Dolphins Wield Tools of the Sea: Sponges Utensils of Choice for 'Workaholics' of Ocean Realm
Bower, Bruce, Science News
You know it's mealtime for certain bottlenose dolphins off Australia's coast when they sport cone-shaped sea sponges on their beaks. These mammals are not following a strange, marine-based dress code. Their behavior has been identified as the first clear case of tool use by wild dolphins or whales, a new study concludes.
The dolphins dive to the bottom of deep channels and poke their sponge-covered beaks into the sandy ocean floor to flush out small fish that dwell there, a team led by biologist Janet Mann of Georgetown University in Washington, D.C., reports online December 10 in PLoS ONE. Foragers then drop their sponges, gobble up available fish and retrieve the implements for another sweep. Dolphins hold the sponge with the bottom of their beaks and can sweep away much more sand than they could without the tool.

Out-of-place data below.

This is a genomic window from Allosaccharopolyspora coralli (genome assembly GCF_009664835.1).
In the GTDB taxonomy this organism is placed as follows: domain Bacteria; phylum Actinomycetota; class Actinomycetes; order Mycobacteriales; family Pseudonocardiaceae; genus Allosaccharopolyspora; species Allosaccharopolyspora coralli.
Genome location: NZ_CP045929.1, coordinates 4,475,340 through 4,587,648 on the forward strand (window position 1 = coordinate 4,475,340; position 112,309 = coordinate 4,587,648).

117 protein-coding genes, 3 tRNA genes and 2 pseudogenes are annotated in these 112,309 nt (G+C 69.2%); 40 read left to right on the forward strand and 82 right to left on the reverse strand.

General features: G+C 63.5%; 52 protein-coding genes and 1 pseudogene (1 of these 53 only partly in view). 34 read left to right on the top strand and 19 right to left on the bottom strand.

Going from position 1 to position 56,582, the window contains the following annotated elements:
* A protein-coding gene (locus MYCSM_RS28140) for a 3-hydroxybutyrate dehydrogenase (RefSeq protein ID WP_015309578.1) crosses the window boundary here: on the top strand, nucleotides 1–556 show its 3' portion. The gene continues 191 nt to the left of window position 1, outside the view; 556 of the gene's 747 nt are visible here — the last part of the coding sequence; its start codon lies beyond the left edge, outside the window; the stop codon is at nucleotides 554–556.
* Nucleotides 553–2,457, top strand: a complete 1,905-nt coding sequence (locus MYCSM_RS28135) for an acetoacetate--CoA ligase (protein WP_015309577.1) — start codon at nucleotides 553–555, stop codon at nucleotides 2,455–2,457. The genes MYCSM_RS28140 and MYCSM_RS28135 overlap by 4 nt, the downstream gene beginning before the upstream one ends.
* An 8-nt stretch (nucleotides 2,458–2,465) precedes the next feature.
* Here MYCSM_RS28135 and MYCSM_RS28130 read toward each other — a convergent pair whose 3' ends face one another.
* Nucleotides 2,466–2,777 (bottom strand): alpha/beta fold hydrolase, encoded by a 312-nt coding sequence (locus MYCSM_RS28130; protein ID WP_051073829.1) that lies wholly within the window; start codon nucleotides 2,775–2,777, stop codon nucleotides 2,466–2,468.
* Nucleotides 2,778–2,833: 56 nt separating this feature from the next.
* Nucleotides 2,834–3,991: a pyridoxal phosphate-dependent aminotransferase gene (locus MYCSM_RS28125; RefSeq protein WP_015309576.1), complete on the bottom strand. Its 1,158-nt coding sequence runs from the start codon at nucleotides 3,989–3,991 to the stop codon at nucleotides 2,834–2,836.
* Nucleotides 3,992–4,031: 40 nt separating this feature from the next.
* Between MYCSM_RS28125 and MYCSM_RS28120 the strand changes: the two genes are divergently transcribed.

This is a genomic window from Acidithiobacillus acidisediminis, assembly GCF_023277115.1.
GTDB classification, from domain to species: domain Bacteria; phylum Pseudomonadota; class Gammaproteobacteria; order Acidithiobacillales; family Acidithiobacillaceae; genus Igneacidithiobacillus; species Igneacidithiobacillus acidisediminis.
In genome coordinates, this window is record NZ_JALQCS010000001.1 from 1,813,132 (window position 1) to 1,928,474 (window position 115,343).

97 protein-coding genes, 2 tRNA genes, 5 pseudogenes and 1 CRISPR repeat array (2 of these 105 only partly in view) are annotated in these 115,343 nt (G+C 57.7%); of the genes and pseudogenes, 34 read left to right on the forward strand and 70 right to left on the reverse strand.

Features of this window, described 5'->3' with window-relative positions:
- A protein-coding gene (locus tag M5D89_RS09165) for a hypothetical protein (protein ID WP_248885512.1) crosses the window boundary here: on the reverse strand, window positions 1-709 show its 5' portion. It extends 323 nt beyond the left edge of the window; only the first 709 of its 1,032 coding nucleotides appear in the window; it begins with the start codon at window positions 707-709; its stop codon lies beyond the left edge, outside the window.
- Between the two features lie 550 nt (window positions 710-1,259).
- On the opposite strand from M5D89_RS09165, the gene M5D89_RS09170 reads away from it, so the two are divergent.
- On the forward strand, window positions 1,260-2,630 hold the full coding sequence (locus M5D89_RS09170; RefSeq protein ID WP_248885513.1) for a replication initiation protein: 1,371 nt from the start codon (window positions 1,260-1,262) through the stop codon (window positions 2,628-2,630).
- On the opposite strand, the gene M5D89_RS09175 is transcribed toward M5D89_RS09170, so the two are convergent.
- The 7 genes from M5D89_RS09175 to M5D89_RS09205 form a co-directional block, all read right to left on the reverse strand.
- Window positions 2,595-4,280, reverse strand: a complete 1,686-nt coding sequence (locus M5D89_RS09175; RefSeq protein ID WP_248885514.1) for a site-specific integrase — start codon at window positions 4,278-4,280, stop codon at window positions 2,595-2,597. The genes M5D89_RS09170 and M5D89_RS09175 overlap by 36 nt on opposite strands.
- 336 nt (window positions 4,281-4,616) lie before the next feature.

Mann's team documented this behavior among 41 bottlenose dolphins, most of them female, out of a population of several thousand that inhabit Australia's Shark Bay. The researchers estimate that sponge-carrying dolphins, or spongers for short, devote at least 17 percent of their time to ferreting out bottom-dwelling fish using these beak-borne prods.
"It turns out the brainiacs of the marine world can also be tool-using workaholics, spending more time hunting with tools than any nonhuman animal," Mann says. …